As a beginner, you may be wondering which water sport activity is easier for you. Is it wakeboarding or wakesurfing?
In recent years, wakesurfing is increasingly becoming famous and gaining more traction than wakeboarding. Most riders are now choosing to surf behind the boats.
Does this mean wakesurfing is easier for beginners than wakeboarding? Generally, wakesurfing is accessible to all and more mellow. It is suitable for a beginner as it does not need mirror-perfect water, a little wave is enough for surfing behind a boat.
This article will look at the main differences between the two sports based on different aspects.
Wakesurfing vs Wakeboarding: Goals
With wakeboarding, you are getting momentum and speed from the boat, and holding the tow handle. Your goal is to jump or carve from wake to wake by drawing powerful lines across the wake of the boat.
With wakesurfing, your goal is to release the rope once you get into the boat wave. When you release the handle, the challenge is to maintain speed and remain in the wave behind the boat. This means that you ride the wave where it is largest and that is, close and right behind the boat.
In wakeboarding, the boat needs to drive faster at 15 to 30 mph because you are attached to it all the time. In wakesurfing, since there is no rope, the boat drives slower at 10 to 12 mph.
Wakesurfing vs Wakeboarding: Learning Curve
Once on the boat wave, most people find learning how to surf easier than learning how to cross wake on a wakeboard.
In wakesurfing, the feet are not bound to the board but are moving freely. The wakesurf boards have foam padding to make riding barefoot comfortable. This makes balancing easier for learners because they can put their feet anywhere on the board without binding issues.
Apart from freedom from binding, wakesurfing gives beginners a more secure feel and confidence when learning as it involves low boat speed.
Wakesurfing vs Wakeboarding: Getting Up
Both wakesurfing and wakeboarding involve getting pulled up by the boat and getting up above the water from a floating or sitting position.
The ‘deep water’ start is the same for both sports, but since your feet are not bound on a wakesurf board, it is easier to learn unlike the locked-in boots for wakeboarding.
There is a small learning curve in wakesurfing because it needs a bit of coordination. When the boat pulls, you should keep the board under your free moving feet.
Getting up on a wakeboard is not easy as well because there is a tendency for the learner to extend legs, pull arms, or get up too early adding more resistance.
Nevertheless, some wakesurf learners struggle with the ‘deep water’ start.
Wakesurfing vs Wakeboarding: Injuries and Fitness
Wakesurfing is easier on the body than wakeboarding. This is because of the absence of board bindings or boots, the lower speed, and the release of the rope after the start. It is like strapless vs strapped kiteboarding.
Most riders can wakesurf for a longer period. Wakeboarding for 30 mins or more involves straining the legs and arms and possibly more crashes. This can translate into 2 to 3 days of serious soreness after a weekend wakeboarding.
In contrast, you will only be sore in your legs for a short while after wakesurfing for 3 hours, assuming you are fit. Most riders take up to 4 or 5 pulls when wakeboarding but can go on and on when wakesurfing.
Riding without tow ropes and bindings puts minimum stress on your shoulders, back, arms and knees.
Wakeboarding comes with physically demanding tricks such as 180/360s, kickflips, and airs. Generally, there is a high impact with bad landings because your feet are bound tightly to the board.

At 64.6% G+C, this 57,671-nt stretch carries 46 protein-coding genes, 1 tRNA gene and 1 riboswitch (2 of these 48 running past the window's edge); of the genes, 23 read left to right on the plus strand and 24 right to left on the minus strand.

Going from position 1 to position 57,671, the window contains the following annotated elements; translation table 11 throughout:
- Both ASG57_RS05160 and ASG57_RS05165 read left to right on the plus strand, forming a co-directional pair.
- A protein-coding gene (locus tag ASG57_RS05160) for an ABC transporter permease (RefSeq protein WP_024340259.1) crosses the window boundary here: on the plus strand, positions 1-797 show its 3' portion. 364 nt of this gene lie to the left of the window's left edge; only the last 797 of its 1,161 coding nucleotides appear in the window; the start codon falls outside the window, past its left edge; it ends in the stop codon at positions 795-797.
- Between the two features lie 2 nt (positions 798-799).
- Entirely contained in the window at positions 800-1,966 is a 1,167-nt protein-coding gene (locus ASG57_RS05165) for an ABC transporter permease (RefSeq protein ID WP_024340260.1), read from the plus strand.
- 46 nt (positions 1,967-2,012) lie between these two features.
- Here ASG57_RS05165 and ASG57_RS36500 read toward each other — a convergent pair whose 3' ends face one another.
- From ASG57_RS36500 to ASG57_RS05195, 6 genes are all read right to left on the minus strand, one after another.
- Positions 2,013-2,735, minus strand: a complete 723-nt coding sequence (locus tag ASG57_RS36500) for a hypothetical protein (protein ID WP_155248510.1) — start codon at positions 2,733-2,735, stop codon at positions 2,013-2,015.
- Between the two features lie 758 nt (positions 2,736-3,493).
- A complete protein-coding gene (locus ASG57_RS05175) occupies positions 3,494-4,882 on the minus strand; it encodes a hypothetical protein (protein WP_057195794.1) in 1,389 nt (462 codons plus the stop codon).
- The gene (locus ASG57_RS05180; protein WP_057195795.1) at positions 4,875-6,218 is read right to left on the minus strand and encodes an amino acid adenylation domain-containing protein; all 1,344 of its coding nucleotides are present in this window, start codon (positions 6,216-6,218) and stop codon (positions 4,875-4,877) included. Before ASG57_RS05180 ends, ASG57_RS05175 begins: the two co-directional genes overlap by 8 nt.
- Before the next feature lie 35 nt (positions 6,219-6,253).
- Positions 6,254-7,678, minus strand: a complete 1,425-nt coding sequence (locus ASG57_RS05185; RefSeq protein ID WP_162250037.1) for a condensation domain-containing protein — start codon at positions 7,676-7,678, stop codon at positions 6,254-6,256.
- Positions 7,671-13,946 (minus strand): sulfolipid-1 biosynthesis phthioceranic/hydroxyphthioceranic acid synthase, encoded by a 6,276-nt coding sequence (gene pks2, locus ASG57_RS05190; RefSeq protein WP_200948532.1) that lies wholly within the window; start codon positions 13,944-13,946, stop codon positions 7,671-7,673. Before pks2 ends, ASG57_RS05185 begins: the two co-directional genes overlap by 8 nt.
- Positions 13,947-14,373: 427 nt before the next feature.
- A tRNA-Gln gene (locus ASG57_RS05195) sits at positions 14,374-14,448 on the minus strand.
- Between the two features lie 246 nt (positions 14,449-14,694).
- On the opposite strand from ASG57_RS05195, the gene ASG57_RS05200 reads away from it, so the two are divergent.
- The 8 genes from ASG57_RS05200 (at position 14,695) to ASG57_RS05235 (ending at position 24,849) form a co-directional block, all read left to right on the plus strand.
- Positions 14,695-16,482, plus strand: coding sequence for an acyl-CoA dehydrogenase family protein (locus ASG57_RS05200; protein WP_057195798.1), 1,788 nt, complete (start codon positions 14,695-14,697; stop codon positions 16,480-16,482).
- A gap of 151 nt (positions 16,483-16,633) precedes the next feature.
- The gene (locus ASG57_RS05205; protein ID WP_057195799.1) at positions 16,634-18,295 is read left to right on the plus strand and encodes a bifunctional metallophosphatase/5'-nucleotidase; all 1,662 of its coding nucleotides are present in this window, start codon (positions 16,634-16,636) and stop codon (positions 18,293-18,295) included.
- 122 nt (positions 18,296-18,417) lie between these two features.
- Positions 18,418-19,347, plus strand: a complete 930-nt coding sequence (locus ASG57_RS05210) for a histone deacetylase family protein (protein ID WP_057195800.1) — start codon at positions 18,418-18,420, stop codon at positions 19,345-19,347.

In contrast, a 180/360 trick on a wakesurf board is more forgiving to the body.
Wakesurfing vs Wakeboarding: Boat
Another reason for the popularity of wakesurfing is the strong wake produced by the new wake boats.
Ironically, this drives riders from wakeboarding to wakesurfing. These strong boats make carving more dangerous because there is a lot more impact created by a huge wake.
Most wake boats have ballast systems to control the shape and size of the wake. You can also use wake shapers in addition to the ballast to improve the wake of the boat making surfing easier.
Wakesurfing vs Wakeboarding: Board
Wakesurf boards are different from wakeboards in size and shape. Generally, wakesurf boards are directional and look more like skimboards (stubbier and wider) or surfboards (longer and thinner).
Beginner wakeboards have larger fins for a good grip in water when there is high speed. They are also symmetrically shaped allowing for switch riding and freestyle such as spins, surface tricks, air tricks, and inverts.
Summary Of The Main Differences Between Wakesurfing And Wakeboarding
The table below shows the differences between wakesurfing and wakeboarding:
Pump for speed, surf the wave behind the boat
Wake to wake jumps, carving fast turns, getting air
Lower – 10 to 15 mph
Higher – 15-30 mph
Harder – prone towing or water start
Easier – water start
V-drive or Inboard, heavy ballast needed for bigger wakes.
Outboard, inboard, rope elevation by wake tower.
For getting up and into the wave
Attached to the boat and towed all the time.
Low: subtle shifts, unbound feet, slow driving
Higher: wake crossing, extreme tricks, bound feet.
Skimboard or surfboard, unbound, style board.
Smaller fins, twin-shaped board, with bindings.
Longer rides, Accessible with Joint and back issues.
Shorter Rides, harder on the body, injury-prone.
Both wakesurfing and wakeboarding involve riding behind the boat. However, wakesurfing involves riding the boat’s wave while wakeboarding is a tow sport.
Wakesurfing is increasing taking on the lakes with the help of powerful waves created by the new boats and wakeboarding is moving to the cable parks.
The information given in this article shows that wakesurfing is easier for beginners compared to wakeboarding.